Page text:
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Class action lawsuit targets Langley firm at centre of cocaine controversy

A law firm is seeking stockholders in Adastra Holdings for the planned lawsuit
An Adastra employee making cannabis products at the firm’s Aldergrove-area facility. (Black Press Media files)

A proposed class action lawsuit is being launched against a Langley-based cannabis company that was at the centre of a furor around vague plans for its licence to produce small amounts of cocaine.

On March 9, law firm Slater Vecchio LLP announced the proposed lawsuit, claiming that Adastra Holdings Ltd. was liable for “secondary market misrepresentation” under the B.C. Securities Act because of their Feb. 22 press release.

The proposed lawsuit, based on allegations that have not been proven in court, is being brought on behalf of anyone who purchased stock in Adastra Holdings between Feb. 22 and March 3.

Someone who bought stock as it peaked following the widespread news of the licence would have lost money as it dropped in price over the next few days.

Adastra issued a press release on Feb. 22, announcing it had been granted a license by Health Canada to produce up to 250 grams of cocaine, and to import coca leaves.

The press release did not indicate that these types of licenses are only granted to labs to produce and sell cocaine for sale to a limited number of customers – the drug can only be sold to other labs doing research, or to medical facilities using it as a topical anaesthetic in a handful of surgical procedures.

It did include a quote from Adastra CEO Michael Forbes discussing recent harm reduction measures in B.C. which decriminalize the possession – but not the sale – of small amounts of hard drugs such as cocaine, heroin, and fentanyl.

“We proactively pursued the amendment to our Dealer’s Licence to include cocaine back in December 2022. We will evaluate how the commercialization of this substance fits in with our business model at Adastra in an effort to position ourselves to support the demand for a safe supply of cocaine.”

READ ALSO: Langley cannabis firm issues retraction after cocaine firestorm

READ ALSO: Claims of Langley cocaine production licence cause political firestorm

However, there is no legislation allowing for the sale of cocaine for safe supply in B.C. or elsewhere in Canada. Sale to the general public remains illegal.

Before the press release was issued, Adastra’s stock was trading on the Canadian Securities Exchange at between 39 and 25 cents a share.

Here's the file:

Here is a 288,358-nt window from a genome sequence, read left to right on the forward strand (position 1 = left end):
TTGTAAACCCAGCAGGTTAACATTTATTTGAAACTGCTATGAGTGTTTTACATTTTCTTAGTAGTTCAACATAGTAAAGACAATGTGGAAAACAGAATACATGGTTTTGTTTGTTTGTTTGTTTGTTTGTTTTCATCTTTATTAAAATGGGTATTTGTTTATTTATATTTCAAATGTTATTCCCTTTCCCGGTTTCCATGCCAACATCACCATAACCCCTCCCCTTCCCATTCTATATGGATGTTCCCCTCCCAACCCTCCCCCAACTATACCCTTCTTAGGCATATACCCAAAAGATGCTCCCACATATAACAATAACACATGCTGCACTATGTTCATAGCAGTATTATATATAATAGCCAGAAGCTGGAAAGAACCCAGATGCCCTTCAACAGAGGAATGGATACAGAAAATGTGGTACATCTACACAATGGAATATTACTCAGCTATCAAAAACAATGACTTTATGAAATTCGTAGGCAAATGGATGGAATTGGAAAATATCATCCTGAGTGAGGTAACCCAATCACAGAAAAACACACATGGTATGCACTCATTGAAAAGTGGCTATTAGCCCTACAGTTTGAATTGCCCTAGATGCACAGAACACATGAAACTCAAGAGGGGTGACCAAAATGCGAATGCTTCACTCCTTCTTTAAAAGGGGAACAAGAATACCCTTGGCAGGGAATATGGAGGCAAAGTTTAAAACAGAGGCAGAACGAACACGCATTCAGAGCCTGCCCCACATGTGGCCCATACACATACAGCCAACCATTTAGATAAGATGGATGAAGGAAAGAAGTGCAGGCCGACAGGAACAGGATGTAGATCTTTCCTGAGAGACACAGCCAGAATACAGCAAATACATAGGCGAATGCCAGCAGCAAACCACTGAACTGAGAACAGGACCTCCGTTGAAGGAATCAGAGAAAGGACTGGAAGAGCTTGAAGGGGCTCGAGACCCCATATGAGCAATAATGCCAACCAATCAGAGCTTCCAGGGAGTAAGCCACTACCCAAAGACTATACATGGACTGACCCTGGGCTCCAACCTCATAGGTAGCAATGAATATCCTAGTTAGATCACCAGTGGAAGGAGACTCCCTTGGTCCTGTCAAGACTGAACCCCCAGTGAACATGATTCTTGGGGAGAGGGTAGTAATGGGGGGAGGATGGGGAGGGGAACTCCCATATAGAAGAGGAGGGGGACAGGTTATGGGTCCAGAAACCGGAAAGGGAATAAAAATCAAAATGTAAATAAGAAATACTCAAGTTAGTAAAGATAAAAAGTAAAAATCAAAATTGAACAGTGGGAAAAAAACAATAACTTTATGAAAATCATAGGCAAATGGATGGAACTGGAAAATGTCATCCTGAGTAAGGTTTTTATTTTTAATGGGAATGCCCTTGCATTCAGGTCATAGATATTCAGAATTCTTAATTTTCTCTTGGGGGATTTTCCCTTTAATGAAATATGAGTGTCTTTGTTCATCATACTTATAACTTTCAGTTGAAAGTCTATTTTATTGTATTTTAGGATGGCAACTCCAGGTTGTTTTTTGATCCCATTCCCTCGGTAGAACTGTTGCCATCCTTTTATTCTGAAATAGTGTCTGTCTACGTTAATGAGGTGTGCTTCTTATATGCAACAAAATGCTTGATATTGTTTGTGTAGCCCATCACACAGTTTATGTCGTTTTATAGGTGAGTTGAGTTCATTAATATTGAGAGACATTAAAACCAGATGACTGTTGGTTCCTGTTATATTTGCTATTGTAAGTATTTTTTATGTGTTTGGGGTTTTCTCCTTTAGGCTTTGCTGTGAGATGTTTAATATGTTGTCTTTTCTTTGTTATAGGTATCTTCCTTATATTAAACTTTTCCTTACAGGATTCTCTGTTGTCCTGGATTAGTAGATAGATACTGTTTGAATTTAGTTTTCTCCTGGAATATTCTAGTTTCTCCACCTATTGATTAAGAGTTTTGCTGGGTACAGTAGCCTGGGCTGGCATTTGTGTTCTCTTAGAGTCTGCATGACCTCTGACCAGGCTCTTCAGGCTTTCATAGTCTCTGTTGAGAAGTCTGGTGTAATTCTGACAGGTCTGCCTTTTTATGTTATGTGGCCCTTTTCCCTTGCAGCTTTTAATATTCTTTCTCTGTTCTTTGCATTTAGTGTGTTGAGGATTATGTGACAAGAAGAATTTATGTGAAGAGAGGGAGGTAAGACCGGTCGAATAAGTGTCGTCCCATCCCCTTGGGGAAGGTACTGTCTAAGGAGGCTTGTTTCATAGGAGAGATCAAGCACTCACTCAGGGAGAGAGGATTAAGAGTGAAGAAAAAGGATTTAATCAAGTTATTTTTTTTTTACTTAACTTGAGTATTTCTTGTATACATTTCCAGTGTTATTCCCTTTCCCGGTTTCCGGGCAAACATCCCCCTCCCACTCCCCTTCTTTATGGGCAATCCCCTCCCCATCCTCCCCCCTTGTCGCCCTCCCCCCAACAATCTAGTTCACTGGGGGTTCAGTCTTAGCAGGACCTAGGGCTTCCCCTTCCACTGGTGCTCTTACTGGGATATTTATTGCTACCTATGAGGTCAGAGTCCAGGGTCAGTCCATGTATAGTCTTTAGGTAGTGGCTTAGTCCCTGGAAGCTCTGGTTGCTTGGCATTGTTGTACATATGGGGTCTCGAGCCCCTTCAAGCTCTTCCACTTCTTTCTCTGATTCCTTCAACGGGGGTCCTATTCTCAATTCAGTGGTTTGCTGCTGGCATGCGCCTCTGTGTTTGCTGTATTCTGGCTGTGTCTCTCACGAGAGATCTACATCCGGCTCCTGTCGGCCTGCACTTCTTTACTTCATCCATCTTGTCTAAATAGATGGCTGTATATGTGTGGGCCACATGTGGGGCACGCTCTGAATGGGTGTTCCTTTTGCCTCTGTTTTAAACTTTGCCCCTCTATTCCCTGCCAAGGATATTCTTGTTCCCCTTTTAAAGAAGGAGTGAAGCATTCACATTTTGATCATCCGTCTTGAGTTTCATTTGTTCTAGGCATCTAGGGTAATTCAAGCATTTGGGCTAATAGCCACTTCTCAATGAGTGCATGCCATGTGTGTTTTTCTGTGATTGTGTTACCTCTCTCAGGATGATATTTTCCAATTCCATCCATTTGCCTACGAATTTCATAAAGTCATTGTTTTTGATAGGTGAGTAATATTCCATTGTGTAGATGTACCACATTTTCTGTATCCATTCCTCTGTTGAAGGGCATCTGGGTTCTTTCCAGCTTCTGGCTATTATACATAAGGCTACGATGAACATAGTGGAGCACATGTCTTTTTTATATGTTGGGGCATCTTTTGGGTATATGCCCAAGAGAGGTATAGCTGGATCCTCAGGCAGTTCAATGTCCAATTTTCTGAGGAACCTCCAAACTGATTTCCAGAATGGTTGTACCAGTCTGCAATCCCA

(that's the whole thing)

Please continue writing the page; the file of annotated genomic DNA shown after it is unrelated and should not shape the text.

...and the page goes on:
On Feb. 21, the day before the press release is dated, it rose to 89 cents a share.

On March 3, before the retraction, it briefly spiked to $1.33, before plunging back to under 50 cents two days later. Adastra stock as of this week was trading for about 71 cents a share.

When the first news stories about Adastra’s press release were published on March 1 and 2 – most of them simply reporting what the press release said – it ignited a political firestorm.

On March 2, both Prime Minister Justin Trudeau and B.C. Premier David Eby were asked about Adastra’s cocaine production license at press conferences, while in Question Period in the B.C. Legislature, Solicitor General Mike Farnworth was grilled about it by BC Liberal leader Kevin Falcon as well as other MLAs.

All the political leaders affirmed that cocaine remained illegal to sell to the general public.

Also on March 2, the Langley Advance Times confirmed that information.

On March 3, Health Canada issued a strongly-worded press release, and Adastra issued a correction and retraction.

“The Dealer’s Licence issued to Adastra Labs does not permit Adastra Labs to sell coca leaf, psilocybin or cocaine to the general public,” Adastra’s new statement said.

Andrea Ross, a senior strategist with the BC Securities Commission, said it is BCSC policy not to comment on whether they are investigating or planning to take regulatory actions against companies because it can harm shareholders before there has been a determination of wrongdoing.

“Public companies are required to provide timely, accurate disclosure of material information about their businesses so investors can make informed decisions,” Ross said in a statement. “It is illegal to misstate material information, including by omission. If the BCSC has reason to believe an issuer’s disclosure is misleading or inaccurate, the BCSC could seek more information from the issuer to decide whether the issuer needs to file amended disclosure. Other steps could include issuing a cease trade order, a temporary order or a notice of hearing (an allegation that a person or entity violated the Securities Act).”

The Langley Advance Times has reached out to Adastra Holdings for comment.

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Matthew Claxton

About the Author: Matthew Claxton

Raised in Langley, as a journalist today I focus on local politics, crime and homelessness.
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